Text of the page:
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Estimates of water use associated with continuous oil and gas development in the Permian Basin, Texas and New Mexico, 2010–19, with comparisons to the Williston Basin, North Dakota and Montana

October 27, 2021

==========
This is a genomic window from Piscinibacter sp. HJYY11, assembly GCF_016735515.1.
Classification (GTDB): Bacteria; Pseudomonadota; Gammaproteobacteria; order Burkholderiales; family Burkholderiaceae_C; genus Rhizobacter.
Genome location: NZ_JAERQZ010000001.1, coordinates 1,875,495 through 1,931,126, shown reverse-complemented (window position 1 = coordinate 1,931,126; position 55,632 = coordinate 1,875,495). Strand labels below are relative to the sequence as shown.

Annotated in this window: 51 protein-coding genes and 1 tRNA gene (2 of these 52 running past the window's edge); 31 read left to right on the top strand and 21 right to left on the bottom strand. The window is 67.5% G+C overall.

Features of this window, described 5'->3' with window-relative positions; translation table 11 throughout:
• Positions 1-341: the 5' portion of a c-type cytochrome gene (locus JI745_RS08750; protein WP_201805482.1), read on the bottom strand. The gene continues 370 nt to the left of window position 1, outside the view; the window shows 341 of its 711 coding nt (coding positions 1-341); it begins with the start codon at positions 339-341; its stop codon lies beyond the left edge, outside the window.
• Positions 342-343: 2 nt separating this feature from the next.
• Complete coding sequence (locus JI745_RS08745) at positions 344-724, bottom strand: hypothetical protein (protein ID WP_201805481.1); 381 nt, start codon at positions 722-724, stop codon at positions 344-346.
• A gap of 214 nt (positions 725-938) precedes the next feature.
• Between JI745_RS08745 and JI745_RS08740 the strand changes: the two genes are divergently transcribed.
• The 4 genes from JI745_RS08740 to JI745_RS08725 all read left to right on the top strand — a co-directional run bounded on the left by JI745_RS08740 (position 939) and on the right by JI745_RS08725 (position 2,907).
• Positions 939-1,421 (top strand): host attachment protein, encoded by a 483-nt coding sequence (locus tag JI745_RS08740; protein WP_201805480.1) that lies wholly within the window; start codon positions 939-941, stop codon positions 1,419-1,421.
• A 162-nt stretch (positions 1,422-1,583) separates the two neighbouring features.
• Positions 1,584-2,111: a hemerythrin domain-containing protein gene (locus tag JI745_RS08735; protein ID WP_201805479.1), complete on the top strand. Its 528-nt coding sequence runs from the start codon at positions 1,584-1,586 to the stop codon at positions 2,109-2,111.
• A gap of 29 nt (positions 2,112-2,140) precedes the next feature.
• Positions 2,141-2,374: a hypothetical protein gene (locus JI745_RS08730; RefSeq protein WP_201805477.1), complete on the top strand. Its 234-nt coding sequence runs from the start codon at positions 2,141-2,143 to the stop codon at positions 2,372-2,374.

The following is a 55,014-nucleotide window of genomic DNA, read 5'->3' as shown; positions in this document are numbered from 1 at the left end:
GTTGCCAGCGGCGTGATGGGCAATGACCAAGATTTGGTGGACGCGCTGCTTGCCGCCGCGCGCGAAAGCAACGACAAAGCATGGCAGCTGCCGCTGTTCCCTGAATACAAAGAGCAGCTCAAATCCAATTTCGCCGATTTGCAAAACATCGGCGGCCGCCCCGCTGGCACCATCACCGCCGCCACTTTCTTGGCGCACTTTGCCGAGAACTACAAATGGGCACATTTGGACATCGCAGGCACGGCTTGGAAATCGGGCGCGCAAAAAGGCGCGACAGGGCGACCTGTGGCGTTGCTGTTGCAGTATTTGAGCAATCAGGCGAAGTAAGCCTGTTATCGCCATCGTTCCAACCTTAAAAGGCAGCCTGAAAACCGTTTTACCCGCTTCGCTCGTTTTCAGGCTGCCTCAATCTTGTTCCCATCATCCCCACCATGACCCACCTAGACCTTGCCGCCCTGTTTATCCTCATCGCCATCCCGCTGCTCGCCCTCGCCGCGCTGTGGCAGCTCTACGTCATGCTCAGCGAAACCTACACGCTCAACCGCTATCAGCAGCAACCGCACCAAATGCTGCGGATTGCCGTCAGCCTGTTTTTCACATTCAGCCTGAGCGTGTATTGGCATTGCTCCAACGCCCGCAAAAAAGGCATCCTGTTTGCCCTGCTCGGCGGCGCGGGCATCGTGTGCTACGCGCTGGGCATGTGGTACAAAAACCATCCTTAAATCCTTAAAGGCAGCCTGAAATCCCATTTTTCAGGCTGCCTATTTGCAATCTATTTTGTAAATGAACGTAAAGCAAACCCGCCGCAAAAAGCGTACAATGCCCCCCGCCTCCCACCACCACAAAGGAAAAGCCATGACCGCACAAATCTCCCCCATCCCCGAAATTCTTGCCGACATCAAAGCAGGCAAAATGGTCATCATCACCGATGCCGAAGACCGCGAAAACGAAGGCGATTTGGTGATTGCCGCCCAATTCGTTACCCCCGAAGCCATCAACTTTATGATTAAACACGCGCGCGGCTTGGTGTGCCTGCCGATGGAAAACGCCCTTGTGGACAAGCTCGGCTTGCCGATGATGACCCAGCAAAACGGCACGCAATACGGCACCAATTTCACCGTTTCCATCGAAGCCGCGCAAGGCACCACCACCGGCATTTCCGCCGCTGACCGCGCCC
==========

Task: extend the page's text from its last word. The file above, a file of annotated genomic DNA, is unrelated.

The Permian Basin, in west Texas and southeastern New Mexico is one of the largest conventional oil and gas reservoirs in the United States and is becoming one of the world’s largest continuous oil and gas (COG) reservoirs. Advances in technology have enabled oil and gas to be extracted from reservoirs that historically were developed using conventional, or vertical, well drilling techniques. Conventional oil and gas reservoirs have discrete deposits that are well defined and are typically trapped by an overlying geologic formation or caprock, whereas COG reservoirs contain deposits that are distributed evenly throughout the geologic formation, typically have much lower permeability (the capacity of a porous rock to transmit a fluid) than the con­ventional deposits, and require specialized horizontal extraction techniques. The methods to extract the oil from the two different reservoirs require differing amounts of water, and the horizontal extraction methods typically require substantially more water. In 2015, the U.S. Geological Survey started a topical study to quantify water used during COG development. The Permian Basin, which contains both types of reservoirs (continuous and conventional), was the second basin in the United States in the U.S. Geological Survey’s topical study to quantify water used during COG development.